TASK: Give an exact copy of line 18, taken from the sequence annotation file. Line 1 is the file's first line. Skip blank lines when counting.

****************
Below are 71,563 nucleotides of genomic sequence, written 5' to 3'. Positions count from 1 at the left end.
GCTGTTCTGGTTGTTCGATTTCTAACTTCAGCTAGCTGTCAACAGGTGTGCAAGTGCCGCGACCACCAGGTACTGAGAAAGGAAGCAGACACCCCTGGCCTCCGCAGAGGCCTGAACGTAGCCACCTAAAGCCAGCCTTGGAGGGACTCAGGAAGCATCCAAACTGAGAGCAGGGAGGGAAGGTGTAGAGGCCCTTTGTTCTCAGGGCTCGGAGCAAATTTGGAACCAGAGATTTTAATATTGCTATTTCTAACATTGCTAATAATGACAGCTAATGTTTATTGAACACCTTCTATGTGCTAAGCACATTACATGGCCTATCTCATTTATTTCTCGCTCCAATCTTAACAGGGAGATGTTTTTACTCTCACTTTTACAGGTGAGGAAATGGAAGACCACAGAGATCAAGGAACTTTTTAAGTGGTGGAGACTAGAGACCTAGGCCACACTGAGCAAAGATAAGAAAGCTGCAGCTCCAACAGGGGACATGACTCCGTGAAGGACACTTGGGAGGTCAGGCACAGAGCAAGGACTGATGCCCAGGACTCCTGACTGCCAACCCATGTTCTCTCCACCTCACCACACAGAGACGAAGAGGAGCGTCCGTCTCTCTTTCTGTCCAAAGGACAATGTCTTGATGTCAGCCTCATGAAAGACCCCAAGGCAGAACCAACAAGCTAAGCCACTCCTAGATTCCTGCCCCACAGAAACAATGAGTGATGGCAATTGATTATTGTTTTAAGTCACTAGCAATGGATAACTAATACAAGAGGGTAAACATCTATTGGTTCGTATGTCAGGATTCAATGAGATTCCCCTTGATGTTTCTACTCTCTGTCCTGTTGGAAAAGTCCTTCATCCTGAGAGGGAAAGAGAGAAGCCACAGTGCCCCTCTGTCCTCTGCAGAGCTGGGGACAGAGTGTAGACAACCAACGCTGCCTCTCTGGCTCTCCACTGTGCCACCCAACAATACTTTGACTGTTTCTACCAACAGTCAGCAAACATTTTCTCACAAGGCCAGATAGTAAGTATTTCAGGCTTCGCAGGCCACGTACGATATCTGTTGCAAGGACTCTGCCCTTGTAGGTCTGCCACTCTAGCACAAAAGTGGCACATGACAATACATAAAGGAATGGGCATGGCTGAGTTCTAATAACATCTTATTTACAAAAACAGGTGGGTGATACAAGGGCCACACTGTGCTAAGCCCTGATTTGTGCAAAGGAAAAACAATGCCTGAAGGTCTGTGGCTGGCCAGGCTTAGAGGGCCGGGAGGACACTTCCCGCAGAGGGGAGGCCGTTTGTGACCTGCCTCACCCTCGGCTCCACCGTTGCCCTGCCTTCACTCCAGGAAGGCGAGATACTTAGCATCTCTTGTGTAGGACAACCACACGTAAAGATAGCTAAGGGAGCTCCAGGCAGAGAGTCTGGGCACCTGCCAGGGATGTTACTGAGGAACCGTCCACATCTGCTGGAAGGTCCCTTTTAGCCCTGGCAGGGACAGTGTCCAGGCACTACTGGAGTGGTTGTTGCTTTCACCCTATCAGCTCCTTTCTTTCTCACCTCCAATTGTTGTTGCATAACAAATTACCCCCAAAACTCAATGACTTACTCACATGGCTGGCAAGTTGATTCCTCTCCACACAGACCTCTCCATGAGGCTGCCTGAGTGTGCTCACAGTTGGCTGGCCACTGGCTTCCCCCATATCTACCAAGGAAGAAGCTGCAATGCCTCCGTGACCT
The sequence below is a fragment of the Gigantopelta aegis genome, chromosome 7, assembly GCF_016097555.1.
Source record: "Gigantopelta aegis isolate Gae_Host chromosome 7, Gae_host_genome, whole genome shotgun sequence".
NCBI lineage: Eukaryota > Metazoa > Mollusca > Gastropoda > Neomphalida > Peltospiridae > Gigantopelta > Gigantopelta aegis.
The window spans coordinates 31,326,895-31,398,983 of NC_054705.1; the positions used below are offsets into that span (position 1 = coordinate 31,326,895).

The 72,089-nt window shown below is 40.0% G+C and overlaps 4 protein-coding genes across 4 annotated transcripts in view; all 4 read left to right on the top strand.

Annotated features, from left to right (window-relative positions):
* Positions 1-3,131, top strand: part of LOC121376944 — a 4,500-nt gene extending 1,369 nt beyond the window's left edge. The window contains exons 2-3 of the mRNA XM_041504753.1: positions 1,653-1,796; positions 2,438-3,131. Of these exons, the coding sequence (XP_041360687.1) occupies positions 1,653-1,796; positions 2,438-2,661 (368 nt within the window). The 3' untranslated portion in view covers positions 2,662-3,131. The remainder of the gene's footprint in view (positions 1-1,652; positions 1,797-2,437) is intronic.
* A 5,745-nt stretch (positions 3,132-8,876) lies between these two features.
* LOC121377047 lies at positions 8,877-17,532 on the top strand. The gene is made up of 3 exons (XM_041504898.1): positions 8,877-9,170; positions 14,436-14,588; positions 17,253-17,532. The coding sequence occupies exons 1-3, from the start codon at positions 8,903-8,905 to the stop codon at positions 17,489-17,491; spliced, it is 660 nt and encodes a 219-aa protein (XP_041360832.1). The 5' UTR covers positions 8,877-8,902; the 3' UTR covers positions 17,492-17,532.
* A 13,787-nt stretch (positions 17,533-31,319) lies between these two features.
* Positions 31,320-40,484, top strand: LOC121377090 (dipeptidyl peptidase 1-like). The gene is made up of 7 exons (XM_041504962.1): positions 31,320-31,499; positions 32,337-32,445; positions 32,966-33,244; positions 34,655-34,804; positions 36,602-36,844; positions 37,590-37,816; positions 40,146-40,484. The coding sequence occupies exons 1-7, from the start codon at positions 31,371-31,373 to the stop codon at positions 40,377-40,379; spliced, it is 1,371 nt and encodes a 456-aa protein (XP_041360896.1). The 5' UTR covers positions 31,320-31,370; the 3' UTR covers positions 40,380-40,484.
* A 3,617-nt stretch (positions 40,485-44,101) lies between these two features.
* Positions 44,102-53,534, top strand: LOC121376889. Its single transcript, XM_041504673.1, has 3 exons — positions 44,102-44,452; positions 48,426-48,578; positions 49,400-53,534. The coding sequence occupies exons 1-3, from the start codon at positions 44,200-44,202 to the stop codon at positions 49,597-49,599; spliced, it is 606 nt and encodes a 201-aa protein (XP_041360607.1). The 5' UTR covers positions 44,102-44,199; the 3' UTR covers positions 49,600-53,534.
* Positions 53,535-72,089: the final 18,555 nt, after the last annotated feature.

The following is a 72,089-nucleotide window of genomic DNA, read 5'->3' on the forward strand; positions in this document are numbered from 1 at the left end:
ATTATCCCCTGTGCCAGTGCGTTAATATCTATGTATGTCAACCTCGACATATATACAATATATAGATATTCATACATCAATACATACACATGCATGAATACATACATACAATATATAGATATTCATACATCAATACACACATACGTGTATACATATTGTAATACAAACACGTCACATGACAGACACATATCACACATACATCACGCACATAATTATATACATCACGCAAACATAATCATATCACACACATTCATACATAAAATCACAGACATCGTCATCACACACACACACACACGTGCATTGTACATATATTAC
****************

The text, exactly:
ATTATCCCCTGTGCCAGTGCGTTAATATCTATGTATGTCAACCTCGACATATATACAATATATAGATATTCATACATCAATACATACACATGCATGAATACATACATACAATATATAGATATTCATACATCAATACACACATACGTGTATACATATTGTAATACAAACACGTCACATGACAGACACATATCACACATACATCACGCACATAATTATATACATCACGCAAACATAATCATATCACACACATTCATACATAAAATCACAGACATCGTCATCACACACACACACACACGTGCATTGTACATATATTAC